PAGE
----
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Super Star Wars was already a brilliant game visually and ESB easily surpasses it. There is far more detail in the game’s backgrounds than before and despite spending multiple stages in each of the three planets (Hoth, Dagobah, Bespin) the artists have done a good job of varying the environments. As a result of the film’s plot you’ll face more mechanical bosses this time around than oversized beasts which does hurt the game as they feel repetitive despite their unique designs. The Mode 7 vehicle levels of the first game have returned and are more visually spectacular if you can believe it. Hoth’s surface has rolling hills and peaks and you can fly above or below the clouds of Bespin. The only lackluster one in the bunch is the first person dogfight in the Millenium Falcon which simply isn’t as inspired as the other two.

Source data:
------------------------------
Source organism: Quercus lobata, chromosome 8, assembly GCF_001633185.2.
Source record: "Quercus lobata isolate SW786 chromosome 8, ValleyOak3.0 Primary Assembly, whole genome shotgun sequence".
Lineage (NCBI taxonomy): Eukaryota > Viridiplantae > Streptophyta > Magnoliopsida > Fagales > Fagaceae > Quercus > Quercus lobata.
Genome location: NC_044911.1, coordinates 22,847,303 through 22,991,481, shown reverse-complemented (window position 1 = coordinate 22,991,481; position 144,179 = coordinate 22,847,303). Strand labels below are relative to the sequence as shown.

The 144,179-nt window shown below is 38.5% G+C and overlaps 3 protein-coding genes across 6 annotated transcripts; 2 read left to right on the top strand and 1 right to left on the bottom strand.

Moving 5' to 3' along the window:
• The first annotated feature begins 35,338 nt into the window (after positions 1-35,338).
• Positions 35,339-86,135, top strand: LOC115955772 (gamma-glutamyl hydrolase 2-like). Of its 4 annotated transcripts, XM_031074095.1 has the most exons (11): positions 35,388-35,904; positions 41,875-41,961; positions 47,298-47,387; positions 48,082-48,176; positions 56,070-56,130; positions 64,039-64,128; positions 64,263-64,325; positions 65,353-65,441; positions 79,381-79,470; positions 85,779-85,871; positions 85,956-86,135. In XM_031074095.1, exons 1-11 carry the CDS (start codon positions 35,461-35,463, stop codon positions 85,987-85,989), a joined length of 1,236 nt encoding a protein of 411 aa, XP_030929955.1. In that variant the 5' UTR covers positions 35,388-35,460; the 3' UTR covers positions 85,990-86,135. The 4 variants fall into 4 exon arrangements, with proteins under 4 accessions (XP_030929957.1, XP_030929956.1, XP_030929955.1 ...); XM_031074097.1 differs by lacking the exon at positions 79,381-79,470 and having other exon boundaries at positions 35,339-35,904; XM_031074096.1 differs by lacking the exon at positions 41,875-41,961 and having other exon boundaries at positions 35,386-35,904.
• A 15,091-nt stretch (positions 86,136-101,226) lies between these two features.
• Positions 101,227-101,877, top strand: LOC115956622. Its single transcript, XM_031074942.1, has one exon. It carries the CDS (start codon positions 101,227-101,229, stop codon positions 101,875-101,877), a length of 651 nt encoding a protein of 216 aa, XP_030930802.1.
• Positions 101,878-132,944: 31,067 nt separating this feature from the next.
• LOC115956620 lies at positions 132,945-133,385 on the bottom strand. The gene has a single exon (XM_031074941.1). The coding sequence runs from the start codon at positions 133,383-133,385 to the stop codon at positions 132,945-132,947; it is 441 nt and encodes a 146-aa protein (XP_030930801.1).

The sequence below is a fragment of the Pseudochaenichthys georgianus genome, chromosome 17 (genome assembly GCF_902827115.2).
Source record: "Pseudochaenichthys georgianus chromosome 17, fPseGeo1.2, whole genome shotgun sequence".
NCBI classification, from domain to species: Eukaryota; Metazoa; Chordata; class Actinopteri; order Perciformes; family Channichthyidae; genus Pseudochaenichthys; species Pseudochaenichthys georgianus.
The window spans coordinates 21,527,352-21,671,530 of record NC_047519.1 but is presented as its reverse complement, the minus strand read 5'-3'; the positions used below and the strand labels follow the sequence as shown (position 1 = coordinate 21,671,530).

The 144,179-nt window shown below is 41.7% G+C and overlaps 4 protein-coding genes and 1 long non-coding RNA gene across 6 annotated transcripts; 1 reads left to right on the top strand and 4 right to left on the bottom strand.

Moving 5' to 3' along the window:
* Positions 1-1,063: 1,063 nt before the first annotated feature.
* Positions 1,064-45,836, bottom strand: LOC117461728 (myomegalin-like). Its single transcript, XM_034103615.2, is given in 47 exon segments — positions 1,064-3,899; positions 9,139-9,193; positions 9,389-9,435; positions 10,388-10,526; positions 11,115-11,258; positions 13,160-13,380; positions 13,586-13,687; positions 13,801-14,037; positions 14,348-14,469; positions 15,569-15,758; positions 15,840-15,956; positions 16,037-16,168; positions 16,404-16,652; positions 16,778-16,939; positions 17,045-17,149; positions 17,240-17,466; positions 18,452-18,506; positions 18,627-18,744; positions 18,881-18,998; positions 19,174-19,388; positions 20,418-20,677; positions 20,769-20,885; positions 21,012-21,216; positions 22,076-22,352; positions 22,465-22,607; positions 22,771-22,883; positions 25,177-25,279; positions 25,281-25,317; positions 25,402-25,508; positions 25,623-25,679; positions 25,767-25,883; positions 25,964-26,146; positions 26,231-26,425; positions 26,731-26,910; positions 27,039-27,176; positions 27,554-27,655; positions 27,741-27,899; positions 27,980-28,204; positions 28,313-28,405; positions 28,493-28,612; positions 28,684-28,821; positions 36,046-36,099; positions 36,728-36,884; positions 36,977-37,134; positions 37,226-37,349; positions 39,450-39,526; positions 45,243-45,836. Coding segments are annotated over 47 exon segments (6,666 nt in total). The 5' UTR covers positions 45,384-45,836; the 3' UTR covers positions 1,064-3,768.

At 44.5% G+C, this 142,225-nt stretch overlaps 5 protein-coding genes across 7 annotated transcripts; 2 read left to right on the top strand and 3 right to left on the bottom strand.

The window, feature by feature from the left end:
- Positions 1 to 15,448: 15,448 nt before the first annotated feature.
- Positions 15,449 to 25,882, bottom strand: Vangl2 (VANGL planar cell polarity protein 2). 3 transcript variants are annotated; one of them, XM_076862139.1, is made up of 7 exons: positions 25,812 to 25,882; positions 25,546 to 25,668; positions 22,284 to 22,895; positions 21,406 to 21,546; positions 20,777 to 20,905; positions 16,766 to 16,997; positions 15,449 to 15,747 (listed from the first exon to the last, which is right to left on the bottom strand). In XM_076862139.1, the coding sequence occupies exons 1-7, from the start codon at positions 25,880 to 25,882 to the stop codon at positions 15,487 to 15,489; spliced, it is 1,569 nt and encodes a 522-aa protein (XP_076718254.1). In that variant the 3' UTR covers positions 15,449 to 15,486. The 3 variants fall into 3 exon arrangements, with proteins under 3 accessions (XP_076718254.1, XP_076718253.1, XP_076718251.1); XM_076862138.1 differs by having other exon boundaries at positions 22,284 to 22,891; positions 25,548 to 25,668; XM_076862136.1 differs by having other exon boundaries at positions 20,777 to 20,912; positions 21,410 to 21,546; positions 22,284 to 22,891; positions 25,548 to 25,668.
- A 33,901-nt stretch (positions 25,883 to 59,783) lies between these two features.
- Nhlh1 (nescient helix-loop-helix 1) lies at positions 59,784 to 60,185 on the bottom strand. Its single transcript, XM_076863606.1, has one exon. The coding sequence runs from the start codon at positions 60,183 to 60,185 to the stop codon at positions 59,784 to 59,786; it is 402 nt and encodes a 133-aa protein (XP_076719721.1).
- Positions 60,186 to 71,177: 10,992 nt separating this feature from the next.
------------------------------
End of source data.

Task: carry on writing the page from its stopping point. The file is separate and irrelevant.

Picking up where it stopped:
The sweeping soundtrack of the film has been expertly carried over to the SNES and is simply astounding in its clarity. Hearing the Imperial March at the title screen in all its glory is still impressive today. The sound effects have seen a similar increase in fidelity and there is a noted increase in the amount of sampled speech.

In some respects this is a better game than Super Star Wars. But because of the myriad number of smaller issues that add up to create an extremely frustrating experience I would still recommend that game over this.  Super Empire Strikes Back is still a good game but you need to know what you are in for when picking it up.